What is it about?

Our article is a first attempt at outlining a formal and general decision model for selecting target studies for replication (in any field of science), based on principles from utility theory. The model was developed after a comprehensive review of existing research in the literature on replication study selection, a review of study selection choices in published replication research, and detailed attempts by several co-authors to develop quantitative operationalizations of replication value. These empirical efforts are all briefly summarized in the article.

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Why is it important?

Our goal is to provide an overarching normative theory of replication study selection that can be used to discuss the validity of existing study selection strategies, and that will help to structure the debate around which studies are most in need of replication. To select studies for replication efficiently is a growing methodological concern, relevant to methodologists, funding bodies, and researchers both within psychology and in neighboring fields. We therefore believe that our article will be of broad interest to the readership of Psychological Methods, and particularly for those involved in large-scale replication projects such as the DARPA SCORE project, the Psychological Science Accelerator, the Many Labs projects, or the Collaborative Replications and Education Project.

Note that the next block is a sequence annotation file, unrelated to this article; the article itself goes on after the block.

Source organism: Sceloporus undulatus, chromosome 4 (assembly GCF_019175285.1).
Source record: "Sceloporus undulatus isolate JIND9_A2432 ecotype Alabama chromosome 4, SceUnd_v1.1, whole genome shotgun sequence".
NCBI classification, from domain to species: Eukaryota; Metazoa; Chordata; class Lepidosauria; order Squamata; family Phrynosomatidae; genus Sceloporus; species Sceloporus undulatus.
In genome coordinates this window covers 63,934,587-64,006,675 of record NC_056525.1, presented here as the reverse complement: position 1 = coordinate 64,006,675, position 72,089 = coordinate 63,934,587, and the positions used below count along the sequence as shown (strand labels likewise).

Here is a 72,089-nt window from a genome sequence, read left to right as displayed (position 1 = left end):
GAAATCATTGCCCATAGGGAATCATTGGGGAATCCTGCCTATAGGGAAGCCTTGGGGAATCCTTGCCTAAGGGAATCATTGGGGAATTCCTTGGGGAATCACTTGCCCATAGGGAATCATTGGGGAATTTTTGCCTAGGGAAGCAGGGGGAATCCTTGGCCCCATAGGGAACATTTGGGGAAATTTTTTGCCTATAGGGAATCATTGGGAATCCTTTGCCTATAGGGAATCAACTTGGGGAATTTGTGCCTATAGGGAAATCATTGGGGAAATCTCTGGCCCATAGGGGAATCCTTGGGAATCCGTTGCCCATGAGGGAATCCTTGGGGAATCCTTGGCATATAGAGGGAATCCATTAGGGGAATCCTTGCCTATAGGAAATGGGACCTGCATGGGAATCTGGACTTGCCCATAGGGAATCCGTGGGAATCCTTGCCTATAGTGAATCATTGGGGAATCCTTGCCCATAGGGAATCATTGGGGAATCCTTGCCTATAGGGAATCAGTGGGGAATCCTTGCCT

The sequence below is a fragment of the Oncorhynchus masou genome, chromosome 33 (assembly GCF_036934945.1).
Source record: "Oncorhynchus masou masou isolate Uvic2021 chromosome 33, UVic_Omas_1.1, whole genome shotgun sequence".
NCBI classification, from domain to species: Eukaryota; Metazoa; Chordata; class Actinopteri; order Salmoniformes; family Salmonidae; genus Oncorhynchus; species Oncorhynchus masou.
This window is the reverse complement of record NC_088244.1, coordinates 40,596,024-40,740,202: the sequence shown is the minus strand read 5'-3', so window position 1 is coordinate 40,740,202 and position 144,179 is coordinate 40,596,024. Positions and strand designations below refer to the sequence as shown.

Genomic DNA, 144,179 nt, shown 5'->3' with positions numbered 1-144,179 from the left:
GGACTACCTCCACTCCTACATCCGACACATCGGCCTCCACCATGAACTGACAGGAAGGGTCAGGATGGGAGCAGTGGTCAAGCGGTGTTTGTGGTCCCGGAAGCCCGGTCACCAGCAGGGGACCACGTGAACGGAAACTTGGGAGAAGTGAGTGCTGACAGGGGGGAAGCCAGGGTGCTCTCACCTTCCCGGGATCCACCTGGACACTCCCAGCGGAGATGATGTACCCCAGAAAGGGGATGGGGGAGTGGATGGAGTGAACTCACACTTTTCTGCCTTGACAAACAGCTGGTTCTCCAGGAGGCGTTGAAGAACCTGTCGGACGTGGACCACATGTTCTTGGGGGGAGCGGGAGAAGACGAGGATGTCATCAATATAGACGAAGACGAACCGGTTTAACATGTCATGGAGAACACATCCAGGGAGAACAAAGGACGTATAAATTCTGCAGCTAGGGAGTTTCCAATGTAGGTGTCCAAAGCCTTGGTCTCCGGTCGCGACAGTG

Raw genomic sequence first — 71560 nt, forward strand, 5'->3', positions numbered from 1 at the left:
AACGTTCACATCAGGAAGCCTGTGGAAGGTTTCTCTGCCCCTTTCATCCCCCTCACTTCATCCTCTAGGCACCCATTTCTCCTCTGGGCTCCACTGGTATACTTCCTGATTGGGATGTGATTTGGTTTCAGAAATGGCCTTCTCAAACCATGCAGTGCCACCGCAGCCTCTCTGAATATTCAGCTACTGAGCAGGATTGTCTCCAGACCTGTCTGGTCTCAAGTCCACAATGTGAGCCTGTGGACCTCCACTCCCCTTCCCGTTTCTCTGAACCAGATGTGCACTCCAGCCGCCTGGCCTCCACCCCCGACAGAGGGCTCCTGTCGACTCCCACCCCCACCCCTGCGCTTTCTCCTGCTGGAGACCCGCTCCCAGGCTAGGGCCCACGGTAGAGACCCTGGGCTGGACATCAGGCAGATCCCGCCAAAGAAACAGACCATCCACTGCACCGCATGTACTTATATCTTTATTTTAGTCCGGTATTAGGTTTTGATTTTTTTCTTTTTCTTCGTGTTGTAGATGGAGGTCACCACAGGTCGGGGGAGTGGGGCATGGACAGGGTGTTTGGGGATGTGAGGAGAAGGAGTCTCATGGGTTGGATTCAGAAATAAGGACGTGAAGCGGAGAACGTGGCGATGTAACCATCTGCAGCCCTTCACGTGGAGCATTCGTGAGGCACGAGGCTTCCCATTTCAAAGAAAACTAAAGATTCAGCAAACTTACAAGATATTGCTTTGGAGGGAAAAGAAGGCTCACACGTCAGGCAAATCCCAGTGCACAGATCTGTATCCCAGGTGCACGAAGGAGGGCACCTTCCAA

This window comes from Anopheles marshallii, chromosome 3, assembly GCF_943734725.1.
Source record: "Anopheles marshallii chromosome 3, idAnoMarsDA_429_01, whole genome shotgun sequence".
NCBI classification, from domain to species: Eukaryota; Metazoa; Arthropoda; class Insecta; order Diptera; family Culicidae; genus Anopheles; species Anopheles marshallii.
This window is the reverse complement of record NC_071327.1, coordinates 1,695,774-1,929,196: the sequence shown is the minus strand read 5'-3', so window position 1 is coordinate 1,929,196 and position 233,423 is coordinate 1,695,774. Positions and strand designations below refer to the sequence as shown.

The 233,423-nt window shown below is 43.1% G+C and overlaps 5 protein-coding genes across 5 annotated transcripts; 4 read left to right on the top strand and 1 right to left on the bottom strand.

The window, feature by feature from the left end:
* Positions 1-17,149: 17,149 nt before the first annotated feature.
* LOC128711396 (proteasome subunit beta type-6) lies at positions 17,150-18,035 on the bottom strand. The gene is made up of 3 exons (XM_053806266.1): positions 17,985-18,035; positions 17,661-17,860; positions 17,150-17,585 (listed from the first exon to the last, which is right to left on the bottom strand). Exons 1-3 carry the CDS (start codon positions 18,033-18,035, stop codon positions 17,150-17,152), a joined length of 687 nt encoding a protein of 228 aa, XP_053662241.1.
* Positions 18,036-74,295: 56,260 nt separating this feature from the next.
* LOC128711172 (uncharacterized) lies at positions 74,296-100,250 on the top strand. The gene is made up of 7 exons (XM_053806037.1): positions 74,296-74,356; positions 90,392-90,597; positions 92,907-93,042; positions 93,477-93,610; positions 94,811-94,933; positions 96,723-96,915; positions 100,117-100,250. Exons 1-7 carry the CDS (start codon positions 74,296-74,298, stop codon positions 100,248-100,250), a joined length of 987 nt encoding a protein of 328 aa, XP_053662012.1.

Read the Original

This page is a summary of: Deciding what to replicate: A decision model for replication study selection under resource and knowledge constraints., Psychological Methods, December 2021, American Psychological Association (APA), DOI: 10.1037/met0000438.
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